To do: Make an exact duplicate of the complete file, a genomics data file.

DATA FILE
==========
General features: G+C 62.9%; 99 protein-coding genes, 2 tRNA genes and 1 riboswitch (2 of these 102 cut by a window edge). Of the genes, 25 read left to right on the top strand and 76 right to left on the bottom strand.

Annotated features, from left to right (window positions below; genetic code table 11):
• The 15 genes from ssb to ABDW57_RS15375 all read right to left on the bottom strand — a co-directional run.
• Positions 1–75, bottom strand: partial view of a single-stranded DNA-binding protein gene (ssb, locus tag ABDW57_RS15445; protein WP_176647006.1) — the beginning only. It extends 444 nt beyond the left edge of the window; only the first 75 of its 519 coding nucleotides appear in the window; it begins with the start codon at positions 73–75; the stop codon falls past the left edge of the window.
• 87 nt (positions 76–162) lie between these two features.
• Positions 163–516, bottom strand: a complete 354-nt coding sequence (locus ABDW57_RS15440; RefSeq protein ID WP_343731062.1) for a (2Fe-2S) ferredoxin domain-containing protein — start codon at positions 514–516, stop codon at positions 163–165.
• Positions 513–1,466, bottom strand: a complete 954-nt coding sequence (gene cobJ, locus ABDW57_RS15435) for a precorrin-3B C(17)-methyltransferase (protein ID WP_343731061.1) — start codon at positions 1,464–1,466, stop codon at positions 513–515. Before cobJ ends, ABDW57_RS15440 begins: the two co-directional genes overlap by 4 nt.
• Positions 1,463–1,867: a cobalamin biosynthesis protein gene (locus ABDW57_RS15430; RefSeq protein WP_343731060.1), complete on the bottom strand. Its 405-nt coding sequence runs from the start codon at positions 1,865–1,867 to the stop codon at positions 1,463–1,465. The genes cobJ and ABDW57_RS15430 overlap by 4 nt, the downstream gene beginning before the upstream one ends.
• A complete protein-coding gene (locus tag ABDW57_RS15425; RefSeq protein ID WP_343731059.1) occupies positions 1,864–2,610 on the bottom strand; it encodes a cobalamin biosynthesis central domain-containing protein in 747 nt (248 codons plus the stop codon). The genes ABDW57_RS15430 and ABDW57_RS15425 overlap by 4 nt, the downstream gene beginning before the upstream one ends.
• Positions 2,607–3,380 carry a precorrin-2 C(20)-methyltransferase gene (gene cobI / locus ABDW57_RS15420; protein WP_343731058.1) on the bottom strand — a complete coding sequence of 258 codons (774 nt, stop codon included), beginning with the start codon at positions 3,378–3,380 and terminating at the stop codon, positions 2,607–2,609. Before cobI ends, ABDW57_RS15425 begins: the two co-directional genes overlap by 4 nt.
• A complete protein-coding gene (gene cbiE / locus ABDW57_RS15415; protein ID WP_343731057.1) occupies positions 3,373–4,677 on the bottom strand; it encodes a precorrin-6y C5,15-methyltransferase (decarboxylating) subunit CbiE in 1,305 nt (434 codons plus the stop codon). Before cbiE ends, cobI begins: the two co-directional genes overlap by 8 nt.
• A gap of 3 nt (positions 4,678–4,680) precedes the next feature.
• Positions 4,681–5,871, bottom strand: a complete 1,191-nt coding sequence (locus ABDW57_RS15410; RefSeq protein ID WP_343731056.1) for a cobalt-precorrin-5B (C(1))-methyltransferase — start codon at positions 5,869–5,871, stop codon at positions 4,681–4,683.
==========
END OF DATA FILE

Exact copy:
General features: G+C 62.9%; 99 protein-coding genes, 2 tRNA genes and 1 riboswitch (2 of these 102 cut by a window edge). Of the genes, 25 read left to right on the top strand and 76 right to left on the bottom strand.

Annotated features, from left to right (window positions below; genetic code table 11):
• The 15 genes from ssb to ABDW57_RS15375 all read right to left on the bottom strand — a co-directional run.
• Positions 1–75, bottom strand: partial view of a single-stranded DNA-binding protein gene (ssb, locus tag ABDW57_RS15445; protein WP_176647006.1) — the beginning only. It extends 444 nt beyond the left edge of the window; only the first 75 of its 519 coding nucleotides appear in the window; it begins with the start codon at positions 73–75; the stop codon falls past the left edge of the window.
• 87 nt (positions 76–162) lie between these two features.
• Positions 163–516, bottom strand: a complete 354-nt coding sequence (locus ABDW57_RS15440; RefSeq protein ID WP_343731062.1) for a (2Fe-2S) ferredoxin domain-containing protein — start codon at positions 514–516, stop codon at positions 163–165.
• Positions 513–1,466, bottom strand: a complete 954-nt coding sequence (gene cobJ, locus ABDW57_RS15435) for a precorrin-3B C(17)-methyltransferase (protein ID WP_343731061.1) — start codon at positions 1,464–1,466, stop codon at positions 513–515. Before cobJ ends, ABDW57_RS15440 begins: the two co-directional genes overlap by 4 nt.
• Positions 1,463–1,867: a cobalamin biosynthesis protein gene (locus ABDW57_RS15430; RefSeq protein WP_343731060.1), complete on the bottom strand. Its 405-nt coding sequence runs from the start codon at positions 1,865–1,867 to the stop codon at positions 1,463–1,465. The genes cobJ and ABDW57_RS15430 overlap by 4 nt, the downstream gene beginning before the upstream one ends.
• A complete protein-coding gene (locus tag ABDW57_RS15425; RefSeq protein ID WP_343731059.1) occupies positions 1,864–2,610 on the bottom strand; it encodes a cobalamin biosynthesis central domain-containing protein in 747 nt (248 codons plus the stop codon). The genes ABDW57_RS15430 and ABDW57_RS15425 overlap by 4 nt, the downstream gene beginning before the upstream one ends.
• Positions 2,607–3,380 carry a precorrin-2 C(20)-methyltransferase gene (gene cobI / locus ABDW57_RS15420; protein WP_343731058.1) on the bottom strand — a complete coding sequence of 258 codons (774 nt, stop codon included), beginning with the start codon at positions 3,378–3,380 and terminating at the stop codon, positions 2,607–2,609. Before cobI ends, ABDW57_RS15425 begins: the two co-directional genes overlap by 4 nt.
• A complete protein-coding gene (gene cbiE / locus ABDW57_RS15415; protein ID WP_343731057.1) occupies positions 3,373–4,677 on the bottom strand; it encodes a precorrin-6y C5,15-methyltransferase (decarboxylating) subunit CbiE in 1,305 nt (434 codons plus the stop codon). Before cbiE ends, cobI begins: the two co-directional genes overlap by 8 nt.
• A gap of 3 nt (positions 4,678–4,680) precedes the next feature.
• Positions 4,681–5,871, bottom strand: a complete 1,191-nt coding sequence (locus ABDW57_RS15410; RefSeq protein ID WP_343731056.1) for a cobalt-precorrin-5B (C(1))-methyltransferase — start codon at positions 5,869–5,871, stop codon at positions 4,681–4,683.